ALI Ahmed Mused Al Subari.
Department of English BAMU.
The Status of Asian Americans Minorities in U S A
A minority group is made up of people who share a common set of cultural or physical characteristics that marks them as different from the powerful dominant group and for which they often suffer social disadvantages, because of their lack of power. As in the case of race and ethnicity, minority group membership is given by society. The most common minority groups are African Americans, Hispanic Americans, and Women. African Americans Low status jobs In 1997 African Americans were considered 12.5% of the U.S For more than 100 years, from roughly the 1850’s until after World War II, Asians in America were deemed foreign, unwanted, and uncivilized. Asians were termed the “yellow peril” and were thought to be a menace to Western society. They were the targets of racial attacks and discriminatory laws because of their image as a threat. However, starting in the 1960s, this bad portrayal drastically changed to one of admiration as Asian success stories started becoming more and more prevalent throughout American society. Since then and to this day, it is believed that Asian Americans have overcome past prejudices and are now doing well in society. Because of this, Asian Americans are termed the “model minority” and serve as an example to other minority groups. However, this assumption, a form of discreet discrimination, is incorrect and has many negative consequences not only for the Asian American community, but for all other minority groups as well When the Asian student was child, he has always been exposed to some form of this discreet discrimination. Throughout his years in school, there have always been high expectations for him because of his race. he has always gotten comments like, “Oh, you must be smart, you’re Asian,” or “Wait, you bombed your math exam? But you’re Asian!” At first, because he was young, he did not fully understand what his being Asian had to do with anything. However, as he got older, I began to understand exactly why there were so many high expectations. Because I am Asian, I get stamped with all of the labels that come with being Asian, such as being a part of the model minority. As a part of the model minority, it is assumed that I, as well as every other Asian American student, should be hard-working with a successful future. However, those assumptions were, and still are, incorrect. Not all Asian students are brilliant and overachieving. I would feel inadequate when asked, “How did you bomb that math exam? You’re Asian. Are you not as smart as the other Asians?” But why was I being publicly accused of being “not smart enough” when students of other races were not? Why did I have to live up to higher standards than my peers of other races? Because of this, I felt distanced from other non-Asian minority groups. I felt as if no other minority group could understand what I had to go through; I had to be extremely intelligent and there was no other choice. If I did not fall under this stereotype, I was publicly humiliated. However, I have realized now that other minority groups also face many negative stereotypes as well as a result of the model minority label. The model minority label creates many negative stereotypes, which pulls minority groups apart and puts them at a disadvantage. On the surface, this issue may seem like a conflict between Asian Americans and other minority groups. However, underneath the surface, there is a much bigger issue at hand. As a result of incorrect assumptions, minority groups in America are being pulled farther apart instead of coming together and identifying with one another’s problems. Because Asian Americans are the model minority, many Americans believe that non-Asian minority groups suffer consequences as a result of their own shortcomings. This belief creates negative feelings towards...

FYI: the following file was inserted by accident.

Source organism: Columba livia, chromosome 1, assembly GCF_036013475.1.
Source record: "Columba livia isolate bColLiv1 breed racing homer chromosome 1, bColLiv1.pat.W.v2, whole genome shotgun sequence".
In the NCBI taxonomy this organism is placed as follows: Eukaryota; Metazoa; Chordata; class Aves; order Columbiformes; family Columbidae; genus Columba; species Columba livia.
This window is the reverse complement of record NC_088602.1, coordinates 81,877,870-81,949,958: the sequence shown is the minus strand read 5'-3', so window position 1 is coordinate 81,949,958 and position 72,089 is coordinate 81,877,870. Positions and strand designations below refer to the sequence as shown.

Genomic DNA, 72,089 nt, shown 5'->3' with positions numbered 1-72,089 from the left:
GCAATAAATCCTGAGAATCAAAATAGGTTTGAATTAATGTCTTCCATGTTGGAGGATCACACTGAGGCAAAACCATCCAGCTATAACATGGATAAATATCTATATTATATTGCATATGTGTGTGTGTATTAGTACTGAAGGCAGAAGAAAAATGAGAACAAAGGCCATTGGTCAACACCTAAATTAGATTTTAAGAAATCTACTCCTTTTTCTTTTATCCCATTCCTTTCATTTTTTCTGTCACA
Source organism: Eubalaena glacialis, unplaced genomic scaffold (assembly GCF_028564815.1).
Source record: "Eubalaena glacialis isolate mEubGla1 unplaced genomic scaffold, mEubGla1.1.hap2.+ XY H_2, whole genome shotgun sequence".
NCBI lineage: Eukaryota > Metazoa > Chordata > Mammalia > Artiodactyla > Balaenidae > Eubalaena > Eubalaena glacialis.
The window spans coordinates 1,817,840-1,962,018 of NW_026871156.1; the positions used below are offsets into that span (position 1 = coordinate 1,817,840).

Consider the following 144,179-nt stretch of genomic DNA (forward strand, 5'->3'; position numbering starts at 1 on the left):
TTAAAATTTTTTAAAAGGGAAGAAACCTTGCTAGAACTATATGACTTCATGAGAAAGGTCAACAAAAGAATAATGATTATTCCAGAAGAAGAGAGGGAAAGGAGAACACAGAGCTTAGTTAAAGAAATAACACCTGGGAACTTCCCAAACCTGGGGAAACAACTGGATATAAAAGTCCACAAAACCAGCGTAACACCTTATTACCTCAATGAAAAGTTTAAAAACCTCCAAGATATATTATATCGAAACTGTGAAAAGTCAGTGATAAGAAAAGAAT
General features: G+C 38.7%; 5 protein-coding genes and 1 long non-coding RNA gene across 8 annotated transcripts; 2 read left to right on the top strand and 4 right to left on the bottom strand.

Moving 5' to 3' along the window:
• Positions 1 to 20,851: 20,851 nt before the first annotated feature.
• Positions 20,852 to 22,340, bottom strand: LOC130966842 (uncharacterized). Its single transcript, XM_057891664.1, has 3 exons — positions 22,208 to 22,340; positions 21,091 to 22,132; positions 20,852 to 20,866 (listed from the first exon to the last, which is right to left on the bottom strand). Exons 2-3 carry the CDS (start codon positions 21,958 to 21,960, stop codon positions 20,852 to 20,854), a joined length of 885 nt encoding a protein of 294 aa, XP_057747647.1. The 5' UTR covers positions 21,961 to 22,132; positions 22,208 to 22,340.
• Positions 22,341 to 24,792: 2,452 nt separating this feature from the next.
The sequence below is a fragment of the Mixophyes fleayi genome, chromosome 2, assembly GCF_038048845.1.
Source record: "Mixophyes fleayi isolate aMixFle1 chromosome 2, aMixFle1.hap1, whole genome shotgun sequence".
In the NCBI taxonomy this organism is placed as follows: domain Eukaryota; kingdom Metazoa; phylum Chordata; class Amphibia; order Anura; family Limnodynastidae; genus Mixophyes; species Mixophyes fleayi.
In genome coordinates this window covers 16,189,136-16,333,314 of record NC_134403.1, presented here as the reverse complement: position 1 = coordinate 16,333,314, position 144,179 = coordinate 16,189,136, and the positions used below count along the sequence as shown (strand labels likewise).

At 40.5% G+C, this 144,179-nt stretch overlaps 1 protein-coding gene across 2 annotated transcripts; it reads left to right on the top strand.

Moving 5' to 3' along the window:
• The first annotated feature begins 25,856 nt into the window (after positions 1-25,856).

Bibliography: 1- Cheryan, Sapna, and Galen V. Bodenhausen. "When Positive Stereotypes Threaten Intellectual Performance: The Psychological Hazards of 'Model Minority ' Status." Psychological Science (Wiley-Blackwell) 11.5 (2000): 399.Academic Search Premier. EBSCO. Web. 2 May 2010.
2- Chou, Chih-Chieh. "Critique on the notion of model minority: an alternative racism to Asian American?." Asian Ethnicity 9.3 (2008): 219-229. Academic Search Premier. EBSCO. Web. 12 Mar. 2010.
3- Dalisay, Francis, and Alexis Tan. "ASSIMILATION AND CONTRAST EFFECTS IN THE PRIMING OF ASIAN AMERICAN AND AFRICAN AMERICAN STEREOTYPES THROUGH TV EXPOSURE." Journalism & Mass Communication Quarterly 86.1 (2009): 7-22. Academic Search Premier. EBSCO. Web. 14 Apr. 2010.
4- Graham, Judith. “Asian American Suicide Sparks Concern.” Chicago Tribune. 02 April, 2009. <http://newsblogs.chicagotribune.com/triage/2009/04/asian-american-suicides-spark-concern.html> (Mar. 20, 2010)
5- JOHNSON, BRIAN D., and SARA BETSINGER. "PUNISHING THE “MODEL MINORITY”: ASIAN-AMERICAN CRIMINAL SENTENCING OUTCOMES IN FEDERAL DISTRICT COURTS." Criminology 47.4 (2009): 1045-1090. Academic Search Premier. EBSCO. Web. 13 Apr. 2010.
6- Le, C.N. 2010. "The Model Minority Image" Asian-Nation: The Landscape of Asian America. <http://www.asian-nation.org/affirmative-action.shtml> (Mar. 11, 2010)
7- Sakamoto, Arthur, Kimberly A. Goyette, and Kim ChangHwan. "Socioeconomic Attainments of Americans." Annual Review of Sociology 35.1 (2009): 255-276. Academic Search Premier. EBSCO. Web. 15 Apr. 2010.
Please join StudyMode to read the full document